Asa Simon Mittman deposited Asa Simon Mittman, “Mandeville’s Jews, Colonialism, Certainty, and Art History,” Postcolonising the Medieval Image in the group Medieval Art on Humanities Commons 3 years, 6 months ago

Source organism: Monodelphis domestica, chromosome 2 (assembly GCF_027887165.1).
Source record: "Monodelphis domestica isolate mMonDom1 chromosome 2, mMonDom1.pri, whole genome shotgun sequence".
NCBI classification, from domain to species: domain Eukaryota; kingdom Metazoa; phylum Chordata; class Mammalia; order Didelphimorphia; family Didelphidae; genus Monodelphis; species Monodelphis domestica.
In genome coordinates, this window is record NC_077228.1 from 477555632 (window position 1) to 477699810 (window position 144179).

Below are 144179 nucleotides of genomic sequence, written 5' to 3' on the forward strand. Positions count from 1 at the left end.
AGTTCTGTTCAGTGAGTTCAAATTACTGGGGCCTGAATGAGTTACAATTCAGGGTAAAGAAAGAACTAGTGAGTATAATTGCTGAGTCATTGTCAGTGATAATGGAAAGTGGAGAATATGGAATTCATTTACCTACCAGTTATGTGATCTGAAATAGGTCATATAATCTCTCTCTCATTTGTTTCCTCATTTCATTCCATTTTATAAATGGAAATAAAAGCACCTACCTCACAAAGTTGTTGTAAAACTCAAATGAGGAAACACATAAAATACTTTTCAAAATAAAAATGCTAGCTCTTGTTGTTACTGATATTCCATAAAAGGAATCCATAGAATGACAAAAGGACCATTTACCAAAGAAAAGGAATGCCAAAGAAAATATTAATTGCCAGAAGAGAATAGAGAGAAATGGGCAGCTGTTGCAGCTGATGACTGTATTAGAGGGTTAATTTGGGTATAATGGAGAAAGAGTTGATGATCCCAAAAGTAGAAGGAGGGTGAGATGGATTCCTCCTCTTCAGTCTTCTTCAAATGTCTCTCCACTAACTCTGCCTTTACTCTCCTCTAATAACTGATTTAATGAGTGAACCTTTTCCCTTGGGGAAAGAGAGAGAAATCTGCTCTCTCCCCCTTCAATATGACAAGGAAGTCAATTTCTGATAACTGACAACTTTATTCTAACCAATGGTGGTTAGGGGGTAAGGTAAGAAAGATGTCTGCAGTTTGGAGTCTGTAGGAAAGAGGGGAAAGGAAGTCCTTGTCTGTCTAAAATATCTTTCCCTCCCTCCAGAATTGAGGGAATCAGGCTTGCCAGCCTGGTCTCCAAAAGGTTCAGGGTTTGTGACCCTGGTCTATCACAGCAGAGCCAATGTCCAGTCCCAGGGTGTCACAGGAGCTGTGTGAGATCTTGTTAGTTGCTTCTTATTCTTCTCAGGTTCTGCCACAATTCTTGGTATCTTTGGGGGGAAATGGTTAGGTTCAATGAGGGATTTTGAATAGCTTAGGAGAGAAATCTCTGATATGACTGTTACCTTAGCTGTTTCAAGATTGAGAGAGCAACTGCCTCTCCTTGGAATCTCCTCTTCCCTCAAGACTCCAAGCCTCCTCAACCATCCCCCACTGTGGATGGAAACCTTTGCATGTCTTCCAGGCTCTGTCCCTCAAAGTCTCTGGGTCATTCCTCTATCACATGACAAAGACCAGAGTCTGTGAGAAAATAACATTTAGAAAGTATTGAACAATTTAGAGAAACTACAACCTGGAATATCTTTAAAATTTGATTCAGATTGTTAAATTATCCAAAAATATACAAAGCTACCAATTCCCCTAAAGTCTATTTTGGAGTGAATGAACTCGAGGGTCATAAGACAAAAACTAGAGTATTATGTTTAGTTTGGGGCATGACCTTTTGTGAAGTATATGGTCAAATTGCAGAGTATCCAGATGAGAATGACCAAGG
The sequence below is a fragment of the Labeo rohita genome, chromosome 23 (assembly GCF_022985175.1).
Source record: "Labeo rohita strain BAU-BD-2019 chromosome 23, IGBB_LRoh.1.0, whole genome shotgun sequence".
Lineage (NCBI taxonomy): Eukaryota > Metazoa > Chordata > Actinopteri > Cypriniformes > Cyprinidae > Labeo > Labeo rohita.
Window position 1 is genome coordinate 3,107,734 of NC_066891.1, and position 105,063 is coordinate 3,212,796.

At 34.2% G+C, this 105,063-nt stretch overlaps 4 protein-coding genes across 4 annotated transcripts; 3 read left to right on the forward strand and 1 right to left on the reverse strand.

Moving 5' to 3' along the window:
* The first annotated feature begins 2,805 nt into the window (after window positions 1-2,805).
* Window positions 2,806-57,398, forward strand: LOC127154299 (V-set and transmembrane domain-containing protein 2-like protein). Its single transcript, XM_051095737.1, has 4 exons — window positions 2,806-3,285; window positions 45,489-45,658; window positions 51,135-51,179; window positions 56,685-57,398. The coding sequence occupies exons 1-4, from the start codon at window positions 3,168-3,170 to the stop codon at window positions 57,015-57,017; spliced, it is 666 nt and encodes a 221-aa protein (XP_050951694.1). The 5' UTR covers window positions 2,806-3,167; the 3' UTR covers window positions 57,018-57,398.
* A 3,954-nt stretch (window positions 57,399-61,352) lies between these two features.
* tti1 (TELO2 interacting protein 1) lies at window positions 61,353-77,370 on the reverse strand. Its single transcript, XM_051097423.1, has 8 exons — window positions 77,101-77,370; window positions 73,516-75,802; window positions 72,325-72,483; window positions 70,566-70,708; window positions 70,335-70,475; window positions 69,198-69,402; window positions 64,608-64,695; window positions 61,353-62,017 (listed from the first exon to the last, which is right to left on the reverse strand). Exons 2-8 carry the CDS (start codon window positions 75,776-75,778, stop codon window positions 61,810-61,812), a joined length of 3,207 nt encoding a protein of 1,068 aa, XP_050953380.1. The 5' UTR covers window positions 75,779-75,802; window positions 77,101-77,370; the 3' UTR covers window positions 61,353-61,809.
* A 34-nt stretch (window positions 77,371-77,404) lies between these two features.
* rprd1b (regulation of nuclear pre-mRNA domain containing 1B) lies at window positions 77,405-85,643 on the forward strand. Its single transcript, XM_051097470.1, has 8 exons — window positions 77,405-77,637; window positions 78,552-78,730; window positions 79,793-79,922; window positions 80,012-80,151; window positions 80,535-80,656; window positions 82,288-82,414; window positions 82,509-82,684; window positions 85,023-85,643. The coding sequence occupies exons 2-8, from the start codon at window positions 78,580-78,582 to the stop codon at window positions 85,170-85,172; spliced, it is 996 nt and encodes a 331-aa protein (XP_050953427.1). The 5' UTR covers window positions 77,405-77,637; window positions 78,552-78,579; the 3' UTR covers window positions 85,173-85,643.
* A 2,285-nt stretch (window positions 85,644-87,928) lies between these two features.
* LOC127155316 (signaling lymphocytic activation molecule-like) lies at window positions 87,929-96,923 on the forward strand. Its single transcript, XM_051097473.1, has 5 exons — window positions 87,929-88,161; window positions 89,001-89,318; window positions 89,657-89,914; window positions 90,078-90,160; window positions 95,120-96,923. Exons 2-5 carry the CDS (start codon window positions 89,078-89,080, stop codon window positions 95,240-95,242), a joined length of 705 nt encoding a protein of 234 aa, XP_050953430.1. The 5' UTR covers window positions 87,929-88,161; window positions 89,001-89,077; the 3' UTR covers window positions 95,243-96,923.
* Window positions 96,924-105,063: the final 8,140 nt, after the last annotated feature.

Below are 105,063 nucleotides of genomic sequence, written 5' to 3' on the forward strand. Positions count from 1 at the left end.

This essay will bring a postcolonial gaze to an eclectic array of subjects, including medieval and modern images and texts, and modern scholarship thereon. It is the result of my thinking not so much about medieval geographical images and texts, like the small gem that is the Psalter Map, Matthew Paris’s Map of the Holy Land and the Book of Sir john Mandeville, to which I will shortly turn, but rather, with and through them, because doing so has led me increasingly to think about certitude, about the feeling of deeply rooted certainty (or the wilful quest to achieve it through repeated assertions thereof). There are several types of certitude that I would like to think about, here. There is the certitude of the colonial viewpoint, secure in its superiority over the Other, of the correctness of its own perspective; of the medieval geographical enterprise; and of the historical and art historical viewpoint brought thereto, ever seeking the correct answer to the ‘problems’ art presents, especially art of a presupposed benighted culture at a remove from our own in place or time. I will tackle each of these briefly, in an attempt to explore some of the issues that I believe underlie many discussions of medieval art, especially of medieval images of maps and monsters. In so doing, though, I hope to make a few broader assertions about the value of postcolonial thinking, within and beyond art history. I will begin, though, with a medieval book.